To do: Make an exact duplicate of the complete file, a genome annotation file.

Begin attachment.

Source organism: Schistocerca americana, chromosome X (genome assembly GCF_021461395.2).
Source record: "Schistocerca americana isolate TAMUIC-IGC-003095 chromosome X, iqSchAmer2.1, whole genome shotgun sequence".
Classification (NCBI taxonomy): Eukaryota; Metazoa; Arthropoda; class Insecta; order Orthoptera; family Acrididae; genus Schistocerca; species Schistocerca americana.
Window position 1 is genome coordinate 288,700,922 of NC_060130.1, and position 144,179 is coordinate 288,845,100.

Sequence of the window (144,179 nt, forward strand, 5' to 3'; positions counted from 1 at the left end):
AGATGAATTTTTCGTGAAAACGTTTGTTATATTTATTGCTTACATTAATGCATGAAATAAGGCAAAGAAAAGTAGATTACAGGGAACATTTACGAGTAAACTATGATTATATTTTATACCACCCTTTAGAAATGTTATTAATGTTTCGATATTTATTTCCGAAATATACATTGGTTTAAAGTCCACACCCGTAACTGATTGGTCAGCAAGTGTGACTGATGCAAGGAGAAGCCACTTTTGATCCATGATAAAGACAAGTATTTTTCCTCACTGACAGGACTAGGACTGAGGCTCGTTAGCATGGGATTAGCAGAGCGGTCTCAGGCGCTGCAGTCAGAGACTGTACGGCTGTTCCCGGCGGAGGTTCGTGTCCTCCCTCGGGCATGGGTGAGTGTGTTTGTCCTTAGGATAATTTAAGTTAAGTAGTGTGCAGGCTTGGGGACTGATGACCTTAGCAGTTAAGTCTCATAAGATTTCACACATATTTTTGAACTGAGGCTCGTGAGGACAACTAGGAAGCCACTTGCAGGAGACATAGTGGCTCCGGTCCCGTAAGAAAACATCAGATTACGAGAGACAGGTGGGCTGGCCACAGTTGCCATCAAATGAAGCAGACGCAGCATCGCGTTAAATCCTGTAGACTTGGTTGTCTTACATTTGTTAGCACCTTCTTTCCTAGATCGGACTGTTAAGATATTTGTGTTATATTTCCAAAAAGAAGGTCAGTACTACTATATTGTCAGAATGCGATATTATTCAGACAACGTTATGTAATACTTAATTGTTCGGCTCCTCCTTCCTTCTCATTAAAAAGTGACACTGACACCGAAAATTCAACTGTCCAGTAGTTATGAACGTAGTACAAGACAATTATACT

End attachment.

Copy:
Source organism: Schistocerca americana, chromosome X (genome assembly GCF_021461395.2).
Source record: "Schistocerca americana isolate TAMUIC-IGC-003095 chromosome X, iqSchAmer2.1, whole genome shotgun sequence".
Classification (NCBI taxonomy): Eukaryota; Metazoa; Arthropoda; class Insecta; order Orthoptera; family Acrididae; genus Schistocerca; species Schistocerca americana.
Window position 1 is genome coordinate 288,700,922 of NC_060130.1, and position 144,179 is coordinate 288,845,100.

Sequence of the window (144,179 nt, forward strand, 5' to 3'; positions counted from 1 at the left end):
AGATGAATTTTTCGTGAAAACGTTTGTTATATTTATTGCTTACATTAATGCATGAAATAAGGCAAAGAAAAGTAGATTACAGGGAACATTTACGAGTAAACTATGATTATATTTTATACCACCCTTTAGAAATGTTATTAATGTTTCGATATTTATTTCCGAAATATACATTGGTTTAAAGTCCACACCCGTAACTGATTGGTCAGCAAGTGTGACTGATGCAAGGAGAAGCCACTTTTGATCCATGATAAAGACAAGTATTTTTCCTCACTGACAGGACTAGGACTGAGGCTCGTTAGCATGGGATTAGCAGAGCGGTCTCAGGCGCTGCAGTCAGAGACTGTACGGCTGTTCCCGGCGGAGGTTCGTGTCCTCCCTCGGGCATGGGTGAGTGTGTTTGTCCTTAGGATAATTTAAGTTAAGTAGTGTGCAGGCTTGGGGACTGATGACCTTAGCAGTTAAGTCTCATAAGATTTCACACATATTTTTGAACTGAGGCTCGTGAGGACAACTAGGAAGCCACTTGCAGGAGACATAGTGGCTCCGGTCCCGTAAGAAAACATCAGATTACGAGAGACAGGTGGGCTGGCCACAGTTGCCATCAAATGAAGCAGACGCAGCATCGCGTTAAATCCTGTAGACTTGGTTGTCTTACATTTGTTAGCACCTTCTTTCCTAGATCGGACTGTTAAGATATTTGTGTTATATTTCCAAAAAGAAGGTCAGTACTACTATATTGTCAGAATGCGATATTATTCAGACAACGTTATGTAATACTTAATTGTTCGGCTCCTCCTTCCTTCTCATTAAAAAGTGACACTGACACCGAAAATTCAACTGTCCAGTAGTTATGAACGTAGTACAAGACAATTATACT